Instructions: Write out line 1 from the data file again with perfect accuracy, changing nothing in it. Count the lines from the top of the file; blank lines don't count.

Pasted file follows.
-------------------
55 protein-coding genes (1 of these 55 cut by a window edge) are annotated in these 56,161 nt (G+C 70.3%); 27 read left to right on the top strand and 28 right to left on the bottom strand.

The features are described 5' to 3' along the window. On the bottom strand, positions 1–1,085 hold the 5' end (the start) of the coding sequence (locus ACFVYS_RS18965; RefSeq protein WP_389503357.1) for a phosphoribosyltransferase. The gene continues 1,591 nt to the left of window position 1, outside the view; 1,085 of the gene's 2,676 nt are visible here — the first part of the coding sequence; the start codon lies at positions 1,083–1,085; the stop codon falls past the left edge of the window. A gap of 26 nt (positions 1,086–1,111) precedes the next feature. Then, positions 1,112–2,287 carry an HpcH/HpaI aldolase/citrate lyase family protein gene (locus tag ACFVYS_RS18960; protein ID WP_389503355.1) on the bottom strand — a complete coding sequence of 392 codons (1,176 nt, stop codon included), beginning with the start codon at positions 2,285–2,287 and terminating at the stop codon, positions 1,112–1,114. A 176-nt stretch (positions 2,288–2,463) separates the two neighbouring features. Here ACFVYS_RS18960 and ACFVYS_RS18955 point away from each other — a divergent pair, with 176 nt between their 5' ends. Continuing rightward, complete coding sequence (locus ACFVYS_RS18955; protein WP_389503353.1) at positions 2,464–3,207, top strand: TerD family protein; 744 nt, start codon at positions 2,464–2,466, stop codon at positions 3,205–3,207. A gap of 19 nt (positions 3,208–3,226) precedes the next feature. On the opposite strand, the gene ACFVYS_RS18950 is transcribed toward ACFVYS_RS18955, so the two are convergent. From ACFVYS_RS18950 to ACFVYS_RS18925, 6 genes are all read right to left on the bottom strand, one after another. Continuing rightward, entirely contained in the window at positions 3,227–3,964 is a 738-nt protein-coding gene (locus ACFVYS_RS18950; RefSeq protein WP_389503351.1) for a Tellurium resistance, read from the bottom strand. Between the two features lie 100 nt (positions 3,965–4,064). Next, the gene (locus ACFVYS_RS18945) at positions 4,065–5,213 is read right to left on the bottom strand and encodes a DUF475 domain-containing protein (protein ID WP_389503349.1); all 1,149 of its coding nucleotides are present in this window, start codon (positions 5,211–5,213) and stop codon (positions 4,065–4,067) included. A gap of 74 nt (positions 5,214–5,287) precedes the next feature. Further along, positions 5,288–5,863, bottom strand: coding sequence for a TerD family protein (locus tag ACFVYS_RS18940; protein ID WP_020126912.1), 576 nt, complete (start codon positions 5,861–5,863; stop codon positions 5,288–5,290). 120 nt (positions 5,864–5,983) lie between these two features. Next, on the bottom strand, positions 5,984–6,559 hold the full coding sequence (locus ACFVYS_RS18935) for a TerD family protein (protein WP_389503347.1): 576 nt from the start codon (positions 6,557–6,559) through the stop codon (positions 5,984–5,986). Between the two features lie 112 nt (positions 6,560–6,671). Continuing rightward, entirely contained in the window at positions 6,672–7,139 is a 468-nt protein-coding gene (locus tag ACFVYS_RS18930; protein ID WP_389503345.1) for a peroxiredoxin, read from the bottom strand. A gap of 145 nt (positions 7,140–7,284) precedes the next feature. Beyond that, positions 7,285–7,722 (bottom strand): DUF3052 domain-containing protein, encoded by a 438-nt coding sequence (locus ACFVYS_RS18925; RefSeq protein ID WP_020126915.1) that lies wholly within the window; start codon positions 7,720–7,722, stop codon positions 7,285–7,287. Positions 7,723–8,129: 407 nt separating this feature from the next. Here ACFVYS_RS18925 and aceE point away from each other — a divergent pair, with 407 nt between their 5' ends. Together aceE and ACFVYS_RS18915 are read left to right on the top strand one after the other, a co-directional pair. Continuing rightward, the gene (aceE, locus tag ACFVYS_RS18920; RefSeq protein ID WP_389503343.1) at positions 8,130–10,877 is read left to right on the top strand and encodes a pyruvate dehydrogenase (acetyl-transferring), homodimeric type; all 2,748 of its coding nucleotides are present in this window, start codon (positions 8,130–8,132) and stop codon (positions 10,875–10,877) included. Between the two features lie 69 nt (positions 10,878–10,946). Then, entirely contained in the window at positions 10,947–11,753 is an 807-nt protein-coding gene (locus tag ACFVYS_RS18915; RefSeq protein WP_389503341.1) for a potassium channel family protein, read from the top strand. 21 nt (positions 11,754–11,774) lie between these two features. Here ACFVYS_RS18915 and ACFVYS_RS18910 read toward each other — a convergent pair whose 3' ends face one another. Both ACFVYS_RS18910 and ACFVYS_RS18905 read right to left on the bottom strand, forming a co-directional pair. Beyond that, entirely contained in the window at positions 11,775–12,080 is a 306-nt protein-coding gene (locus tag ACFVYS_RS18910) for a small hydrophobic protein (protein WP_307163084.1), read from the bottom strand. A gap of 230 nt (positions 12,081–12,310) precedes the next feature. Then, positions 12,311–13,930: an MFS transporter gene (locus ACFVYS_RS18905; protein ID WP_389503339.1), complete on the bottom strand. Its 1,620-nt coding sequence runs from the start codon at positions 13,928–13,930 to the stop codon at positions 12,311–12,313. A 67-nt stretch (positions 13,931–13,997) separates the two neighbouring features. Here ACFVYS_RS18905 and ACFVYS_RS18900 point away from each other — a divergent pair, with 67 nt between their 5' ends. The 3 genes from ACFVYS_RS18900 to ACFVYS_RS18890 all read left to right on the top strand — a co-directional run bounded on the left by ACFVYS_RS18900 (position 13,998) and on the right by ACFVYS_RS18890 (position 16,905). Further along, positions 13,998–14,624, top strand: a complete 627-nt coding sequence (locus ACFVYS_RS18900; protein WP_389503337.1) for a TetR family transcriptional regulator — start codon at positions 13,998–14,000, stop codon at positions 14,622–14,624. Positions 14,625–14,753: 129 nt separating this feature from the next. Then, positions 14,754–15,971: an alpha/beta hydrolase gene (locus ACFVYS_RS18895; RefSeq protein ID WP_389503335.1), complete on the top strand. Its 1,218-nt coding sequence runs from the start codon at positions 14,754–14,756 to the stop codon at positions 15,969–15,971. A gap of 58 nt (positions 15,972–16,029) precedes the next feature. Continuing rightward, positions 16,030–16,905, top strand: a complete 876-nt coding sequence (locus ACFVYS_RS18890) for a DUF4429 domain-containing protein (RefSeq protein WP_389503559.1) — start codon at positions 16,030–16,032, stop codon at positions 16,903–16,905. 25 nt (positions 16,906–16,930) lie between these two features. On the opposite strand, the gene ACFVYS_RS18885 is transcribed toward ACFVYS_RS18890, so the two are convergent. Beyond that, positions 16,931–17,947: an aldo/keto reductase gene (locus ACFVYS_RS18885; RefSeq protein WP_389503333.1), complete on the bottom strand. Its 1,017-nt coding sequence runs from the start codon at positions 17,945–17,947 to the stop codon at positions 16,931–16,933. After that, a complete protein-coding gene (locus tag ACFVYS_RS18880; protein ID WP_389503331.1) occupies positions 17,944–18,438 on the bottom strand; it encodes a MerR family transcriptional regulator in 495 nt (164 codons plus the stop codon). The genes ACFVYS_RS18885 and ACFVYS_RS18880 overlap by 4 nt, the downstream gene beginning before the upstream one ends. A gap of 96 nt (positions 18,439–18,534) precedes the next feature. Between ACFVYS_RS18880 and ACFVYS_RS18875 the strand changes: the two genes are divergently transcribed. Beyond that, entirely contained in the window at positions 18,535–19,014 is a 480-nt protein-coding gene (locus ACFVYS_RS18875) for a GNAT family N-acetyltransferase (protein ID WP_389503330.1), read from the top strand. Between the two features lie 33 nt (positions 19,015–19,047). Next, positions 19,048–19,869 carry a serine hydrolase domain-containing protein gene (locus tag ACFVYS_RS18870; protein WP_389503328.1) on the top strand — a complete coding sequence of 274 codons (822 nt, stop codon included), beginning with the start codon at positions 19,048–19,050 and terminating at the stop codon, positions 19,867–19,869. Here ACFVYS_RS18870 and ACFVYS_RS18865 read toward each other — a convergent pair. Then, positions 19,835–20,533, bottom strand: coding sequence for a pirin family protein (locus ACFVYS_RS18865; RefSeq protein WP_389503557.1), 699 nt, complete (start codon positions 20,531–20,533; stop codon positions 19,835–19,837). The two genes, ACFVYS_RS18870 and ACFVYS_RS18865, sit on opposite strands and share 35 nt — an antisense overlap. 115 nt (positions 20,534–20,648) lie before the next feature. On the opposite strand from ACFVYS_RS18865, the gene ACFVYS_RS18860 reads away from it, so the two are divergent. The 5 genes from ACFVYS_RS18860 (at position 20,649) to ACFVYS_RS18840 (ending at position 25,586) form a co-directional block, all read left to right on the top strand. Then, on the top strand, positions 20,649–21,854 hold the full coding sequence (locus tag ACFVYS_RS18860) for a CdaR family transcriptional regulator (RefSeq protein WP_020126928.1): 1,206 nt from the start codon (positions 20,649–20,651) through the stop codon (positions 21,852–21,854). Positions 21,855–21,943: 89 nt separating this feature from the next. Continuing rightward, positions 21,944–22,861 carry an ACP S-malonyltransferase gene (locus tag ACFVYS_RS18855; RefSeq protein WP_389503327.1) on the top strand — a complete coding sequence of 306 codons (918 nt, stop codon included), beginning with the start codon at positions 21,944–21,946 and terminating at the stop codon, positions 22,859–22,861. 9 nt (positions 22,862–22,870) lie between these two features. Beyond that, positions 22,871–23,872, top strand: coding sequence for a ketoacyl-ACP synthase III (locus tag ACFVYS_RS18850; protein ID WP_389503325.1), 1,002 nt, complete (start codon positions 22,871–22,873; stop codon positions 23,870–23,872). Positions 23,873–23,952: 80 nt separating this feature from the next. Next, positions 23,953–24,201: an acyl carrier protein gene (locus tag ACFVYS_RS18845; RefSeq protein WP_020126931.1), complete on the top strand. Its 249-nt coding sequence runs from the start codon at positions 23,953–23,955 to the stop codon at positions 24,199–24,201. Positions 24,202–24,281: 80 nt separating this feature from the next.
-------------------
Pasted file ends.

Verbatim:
55 protein-coding genes (1 of these 55 cut by a window edge) are annotated in these 56,161 nt (G+C 70.3%); 27 read left to right on the top strand and 28 right to left on the bottom strand.